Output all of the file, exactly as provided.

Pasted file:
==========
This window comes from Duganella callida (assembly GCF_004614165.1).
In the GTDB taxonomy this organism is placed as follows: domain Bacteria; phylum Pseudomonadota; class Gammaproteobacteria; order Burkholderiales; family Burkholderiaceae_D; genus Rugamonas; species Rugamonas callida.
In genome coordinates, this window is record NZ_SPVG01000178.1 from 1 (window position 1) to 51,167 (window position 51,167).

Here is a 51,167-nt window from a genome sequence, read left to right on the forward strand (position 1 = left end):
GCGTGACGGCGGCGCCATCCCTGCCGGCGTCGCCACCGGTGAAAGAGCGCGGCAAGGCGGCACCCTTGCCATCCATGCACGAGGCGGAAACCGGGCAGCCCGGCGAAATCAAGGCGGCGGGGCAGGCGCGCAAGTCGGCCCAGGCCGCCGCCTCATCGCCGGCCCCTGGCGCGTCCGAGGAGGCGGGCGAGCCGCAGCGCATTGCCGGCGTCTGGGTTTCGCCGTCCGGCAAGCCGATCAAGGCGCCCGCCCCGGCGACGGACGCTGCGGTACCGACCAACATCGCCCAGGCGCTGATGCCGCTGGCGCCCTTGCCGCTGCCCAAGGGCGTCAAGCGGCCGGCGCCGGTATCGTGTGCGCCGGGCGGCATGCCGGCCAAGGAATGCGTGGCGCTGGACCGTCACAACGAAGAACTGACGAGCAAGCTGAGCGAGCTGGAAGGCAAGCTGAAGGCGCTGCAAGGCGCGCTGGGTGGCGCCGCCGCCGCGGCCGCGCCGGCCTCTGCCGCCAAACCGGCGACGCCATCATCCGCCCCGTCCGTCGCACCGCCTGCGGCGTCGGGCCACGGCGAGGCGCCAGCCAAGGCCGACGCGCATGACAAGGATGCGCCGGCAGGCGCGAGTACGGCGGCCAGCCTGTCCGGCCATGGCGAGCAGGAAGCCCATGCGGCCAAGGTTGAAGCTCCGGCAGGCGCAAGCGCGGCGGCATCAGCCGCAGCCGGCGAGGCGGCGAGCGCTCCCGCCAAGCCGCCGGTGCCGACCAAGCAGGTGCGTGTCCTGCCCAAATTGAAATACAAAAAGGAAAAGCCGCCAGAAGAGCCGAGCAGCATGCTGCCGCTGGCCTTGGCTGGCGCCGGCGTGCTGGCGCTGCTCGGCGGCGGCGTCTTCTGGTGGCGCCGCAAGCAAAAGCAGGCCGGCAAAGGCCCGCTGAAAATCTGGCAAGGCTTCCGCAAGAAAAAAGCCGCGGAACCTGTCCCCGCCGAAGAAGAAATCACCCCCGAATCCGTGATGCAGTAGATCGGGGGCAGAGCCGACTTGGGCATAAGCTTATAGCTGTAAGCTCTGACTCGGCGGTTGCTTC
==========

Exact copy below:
This window comes from Duganella callida (assembly GCF_004614165.1).
In the GTDB taxonomy this organism is placed as follows: domain Bacteria; phylum Pseudomonadota; class Gammaproteobacteria; order Burkholderiales; family Burkholderiaceae_D; genus Rugamonas; species Rugamonas callida.
In genome coordinates, this window is record NZ_SPVG01000178.1 from 1 (window position 1) to 51,167 (window position 51,167).

Here is a 51,167-nt window from a genome sequence, read left to right on the forward strand (position 1 = left end):
GCGTGACGGCGGCGCCATCCCTGCCGGCGTCGCCACCGGTGAAAGAGCGCGGCAAGGCGGCACCCTTGCCATCCATGCACGAGGCGGAAACCGGGCAGCCCGGCGAAATCAAGGCGGCGGGGCAGGCGCGCAAGTCGGCCCAGGCCGCCGCCTCATCGCCGGCCCCTGGCGCGTCCGAGGAGGCGGGCGAGCCGCAGCGCATTGCCGGCGTCTGGGTTTCGCCGTCCGGCAAGCCGATCAAGGCGCCCGCCCCGGCGACGGACGCTGCGGTACCGACCAACATCGCCCAGGCGCTGATGCCGCTGGCGCCCTTGCCGCTGCCCAAGGGCGTCAAGCGGCCGGCGCCGGTATCGTGTGCGCCGGGCGGCATGCCGGCCAAGGAATGCGTGGCGCTGGACCGTCACAACGAAGAACTGACGAGCAAGCTGAGCGAGCTGGAAGGCAAGCTGAAGGCGCTGCAAGGCGCGCTGGGTGGCGCCGCCGCCGCGGCCGCGCCGGCCTCTGCCGCCAAACCGGCGACGCCATCATCCGCCCCGTCCGTCGCACCGCCTGCGGCGTCGGGCCACGGCGAGGCGCCAGCCAAGGCCGACGCGCATGACAAGGATGCGCCGGCAGGCGCGAGTACGGCGGCCAGCCTGTCCGGCCATGGCGAGCAGGAAGCCCATGCGGCCAAGGTTGAAGCTCCGGCAGGCGCAAGCGCGGCGGCATCAGCCGCAGCCGGCGAGGCGGCGAGCGCTCCCGCCAAGCCGCCGGTGCCGACCAAGCAGGTGCGTGTCCTGCCCAAATTGAAATACAAAAAGGAAAAGCCGCCAGAAGAGCCGAGCAGCATGCTGCCGCTGGCCTTGGCTGGCGCCGGCGTGCTGGCGCTGCTCGGCGGCGGCGTCTTCTGGTGGCGCCGCAAGCAAAAGCAGGCCGGCAAAGGCCCGCTGAAAATCTGGCAAGGCTTCCGCAAGAAAAAAGCCGCGGAACCTGTCCCCGCCGAAGAAGAAATCACCCCCGAATCCGTGATGCAGTAGATCGGGGGCAGAGCCGACTTGGGCATAAGCTTATAGCTGTAAGCTCTGACTCGGCGGTTGCTTC